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I have two circles, that I know are both tangential to a third (unknown) circle. I also know what quadrants of the circles the tangential points are in. It is as pictured below. I also know the arc angle that the third circle spans between the two tangential points (beta).

I would like to know the location of the two tangential points, as well as one of the tangential directions, so I can draw the unknown (red) circle.

I currently have a working solution for this involving a nonlinear equation solver. If at all possible I would like to have a solution that involves no non-linear equation solving, because I need to run very many of these problems and I need precise results.

Arrangement of the circles

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  • $\begingroup$ @ritwiksinha Everything written in black is known.The central points, the radii, and the arc angle. $\endgroup$ – Rikki-Tikki-Tavi Jul 2 '16 at 11:53
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First let us solve the radius of your circle. You can see that the centers of the circles form a triangle. There are 8 possible triangles, of which 4 are mirror solutions across the line that connects the centers of your original circles. The other solutions are permutations of inside tangent and outside tangent connections.

enter image description here

Image 1: All possible solutions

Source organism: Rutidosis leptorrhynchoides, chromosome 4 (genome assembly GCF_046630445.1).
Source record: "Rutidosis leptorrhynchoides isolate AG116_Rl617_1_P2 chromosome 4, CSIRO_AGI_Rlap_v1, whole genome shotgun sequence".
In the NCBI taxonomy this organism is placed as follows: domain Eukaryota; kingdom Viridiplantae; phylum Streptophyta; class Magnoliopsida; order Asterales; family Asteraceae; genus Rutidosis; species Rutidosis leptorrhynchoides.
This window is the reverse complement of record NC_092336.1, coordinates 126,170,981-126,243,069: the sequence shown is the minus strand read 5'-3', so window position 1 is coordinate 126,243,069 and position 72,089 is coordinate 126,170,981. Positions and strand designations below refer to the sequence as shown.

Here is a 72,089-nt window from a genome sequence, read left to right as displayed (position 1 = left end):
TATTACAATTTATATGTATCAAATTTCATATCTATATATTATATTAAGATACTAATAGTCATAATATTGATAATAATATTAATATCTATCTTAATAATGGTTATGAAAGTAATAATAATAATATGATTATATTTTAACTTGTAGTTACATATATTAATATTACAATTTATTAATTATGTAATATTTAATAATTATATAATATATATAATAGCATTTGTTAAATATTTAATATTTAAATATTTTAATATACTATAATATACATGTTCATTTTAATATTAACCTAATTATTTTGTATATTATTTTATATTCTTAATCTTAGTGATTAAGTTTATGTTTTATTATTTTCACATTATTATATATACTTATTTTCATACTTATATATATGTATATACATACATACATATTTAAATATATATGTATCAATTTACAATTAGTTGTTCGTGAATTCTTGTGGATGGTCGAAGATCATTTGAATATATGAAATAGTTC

So knowing the quadrant is hardly enough for the choice of solution.

Solving the triangles

enter image description here

So for eaxmple let the circle be on the inner outside of both circles (the sign changes for the other solutions). Now you need to solve the equation:

$$ D^2=(x+r_1)^2+(x+r_2)^2-2(x+r_1)(x+r_2)\cos(\beta) $$

Now this can be solved in a computer algebra system and gives 2 solutions with numerous corner constraints (do it yourself it's important for robust code and obviously you need 4 solutions to check.)

$$ x=\frac{1}{2} \left(\pm\sqrt{\frac{\cos (\beta) (r_1-r_2)^2-2 D^2+(r_1-r_2)^2}{\cos (\beta)-1}}-r_1-r_2\right) $$

Once you have x solved you can solve the center. This can be done in many ways but I would proceed by solving angle $\alpha$ and some vector rotation, normalization and scalar multiplication. Same calculation can be used to find the intersection point and the tangent is just this vector rotated by 90 degrees.

You could also use an alternate formulation with 2 angles and a vector sum of $a+b-c=0$, with 2 unknowns and 2 equations.

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  • $\begingroup$ Thank you. Looking at the solutions, I think knowing the quadrants where the circles touch is sufficient, if I also know the direction of curvature. $\endgroup$ – Rikki-Tikki-Tavi Jul 4 '16 at 13:57
  • $\begingroup$ Could you please elaborate on what you would do with the given data and radius $x$ to obtain the tangential points and directions? $\endgroup$ – Rikki-Tikki-Tavi Jul 4 '16 at 15:51
  • $\begingroup$ @Rikki-Tikki-Tavi, What part do you not know how to compute: The other angles of a triangle (use law of sines) or vector rotation? If you look at the image you'll see that 2 of the solutions are in same quadrant. I would Instead use whether or not its the inside or outside tangent, or then you need to check all of them. (by the way it feels like I'm teaching you your high school trig again as i have taught you Law of Cosines already) $\endgroup$ – joojaa Jul 4 '16 at 17:20

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